Feed the Future: A partnership to boost Africa's food security

January 28, 2017

Photo credit: Bobby Neptune
Photo credit: Bobby Neptune

By Feed the Future,

Outside the Tanzanian city of Dodoma, the leaders of Chamwino Super Sembe Supply had ambitious goals: they wanted to expand operations, make their mill more profitable, and provide fortified flour to more customers. But translating that vision into reality was a challenge. Among other things, Chamwino lacked a business plan, making it impossible to chart the way forward or access the loans needed to expand and improve operations.

Across much of Africa, the food-processing industry has faced significant challenges, which has had a profound impact on millions of people across the continent. The sector’s small- and medium-sized firms, like Chamwino, often lack the technical capabilities or business acumen to provide safe, high-quality products for the local market. With imported foods often priced too high, local consumers cannot meet their nutritional needs. Meanwhile, smallholder farmers across Africa have missed out on the stable, profitable markets that a more robust local food-processing industry would provide.

Feed the Future and Partners in Food Solutions (PFS) have aligned to build the capacity of local companies in Ethiopia, Kenya, Malawi, Tanzania and Zambia. The idea is to strengthen the high-potential food processors—millers, bakers, pasta-makers, baby-food companies, etc.—at the center of the food supply chain. PFS is a nonprofit organization that links the technical and business expertise of volunteer employees from global businesses like Minnesota-based General Mills and Cargill, The Hershey Company, based in Pennsylvania, and European-based Royal DSM and Buhler, to small food processors and millers in the developing world.  

This partnership allows experts from leading global food companies to provide African food processors with personalized advice and guidance—much of which comes remotely, allowing for greater reach and impact. Volunteers from PFS members, supported by staff from TechnoServe, the implementing organization, help local companies make their operations more efficient, reduce spoilage, improve marketing, roll out new product lines, and more.

The impact can be seen across all five countries. In just five years of operation, the alliance has supported over 600 food companies, with more than 120 of them receiving customized consulting. These consulting efforts have helped to make more than 22 additional metric tons of nutritious foods, such as corn-soy blends and ready-to-use therapeutic food, available to local consumers. The assisted processors and mills have helped secure or sustain markets for 891,000 smallholder farmers who sell their crops to these companies.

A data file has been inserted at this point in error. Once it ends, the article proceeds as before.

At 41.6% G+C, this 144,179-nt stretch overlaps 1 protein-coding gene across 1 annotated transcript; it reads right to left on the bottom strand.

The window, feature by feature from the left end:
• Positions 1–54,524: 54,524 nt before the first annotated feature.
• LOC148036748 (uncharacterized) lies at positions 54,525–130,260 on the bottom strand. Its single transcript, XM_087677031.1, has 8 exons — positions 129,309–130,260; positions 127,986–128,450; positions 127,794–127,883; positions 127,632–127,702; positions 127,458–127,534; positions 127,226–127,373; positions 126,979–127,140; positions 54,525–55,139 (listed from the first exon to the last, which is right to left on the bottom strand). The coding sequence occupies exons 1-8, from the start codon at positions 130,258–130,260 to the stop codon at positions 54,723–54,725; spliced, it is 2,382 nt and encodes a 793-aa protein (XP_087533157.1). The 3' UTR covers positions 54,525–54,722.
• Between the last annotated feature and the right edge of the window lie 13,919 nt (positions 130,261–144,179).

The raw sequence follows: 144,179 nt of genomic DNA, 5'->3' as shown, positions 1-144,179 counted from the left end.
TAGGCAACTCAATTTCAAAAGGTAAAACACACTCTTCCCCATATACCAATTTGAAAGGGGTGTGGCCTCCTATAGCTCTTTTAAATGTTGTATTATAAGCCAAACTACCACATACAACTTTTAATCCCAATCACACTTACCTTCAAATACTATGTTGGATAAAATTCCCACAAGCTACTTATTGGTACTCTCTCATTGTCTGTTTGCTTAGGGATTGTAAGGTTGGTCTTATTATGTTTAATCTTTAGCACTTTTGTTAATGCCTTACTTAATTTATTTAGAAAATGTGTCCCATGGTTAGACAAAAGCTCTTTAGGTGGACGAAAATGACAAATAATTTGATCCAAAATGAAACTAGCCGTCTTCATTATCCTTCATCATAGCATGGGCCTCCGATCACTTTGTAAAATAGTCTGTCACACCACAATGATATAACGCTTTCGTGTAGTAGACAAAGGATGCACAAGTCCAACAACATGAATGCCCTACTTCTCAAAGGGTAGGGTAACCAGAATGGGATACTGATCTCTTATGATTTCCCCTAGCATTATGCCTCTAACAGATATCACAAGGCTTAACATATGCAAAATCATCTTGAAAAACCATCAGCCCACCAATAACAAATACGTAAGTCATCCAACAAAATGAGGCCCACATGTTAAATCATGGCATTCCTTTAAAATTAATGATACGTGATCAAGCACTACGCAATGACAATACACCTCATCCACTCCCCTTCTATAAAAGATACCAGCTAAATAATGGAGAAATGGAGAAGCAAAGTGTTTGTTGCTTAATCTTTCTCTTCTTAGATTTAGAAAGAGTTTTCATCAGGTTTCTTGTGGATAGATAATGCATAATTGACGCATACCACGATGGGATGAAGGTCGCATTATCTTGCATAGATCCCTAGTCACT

Chamwino was one of the companies supported by the PFS-TechnoServe partnership. A volunteer from Cargill, a business analyst from TechnoServe, and an accountant from Chamwino collaborated with "seamless communication and collaboration" to co-develop a business plan.

PFS and TechnoServe supported the company through the development of a maize and sunflower market analysis and a refined business plan template complete with a business overview, mission and vision statement, company objective, SWOT business analysis, region-specific maize market analysis, marketing and sales strategies, and past financials. The team of three incorporated Chamwino-specific information into the standard business plan template, resulting in a final product that exceeded expectations. Armed with this business plan, along with new knowledge from these additional interventions and financial and operational guidance, Chamwino's leaders were able to secure loans of $250,000, which would be used to invest in improved storage and milling infrastructure. 

Now, Chamwino is selling fortified maize flour in districts it had never reached before.

This kind of impact is only possible through a public-private partnership in which each member contributes something unique: the business sector brings technical and business expertise; the public sector brings resources and an expansive network; and the implementing partner brings specialized knowledge of the local food-processing sectors. The impact was intensified through innovations such as the focus on processors, who are at the center of the food value chain, the sharing of expertise between international food corporations and small African food companies, and the use of technology to allow that expertise to be shared remotely. This approach was honored at the prestigious Concordia Summit, and was highlighted when President Obama visited one of the alliance’s clients in Ethiopia, Faffa Food Share Company, during his visit last July.

The collaboration will only deepen its impact in the coming years. With the addition of The Hershey Company in 2015, Partners in Food Solutions will expand to Ghana and Cote d’Ivoire, benefiting more food processors, more consumers, and more farmers.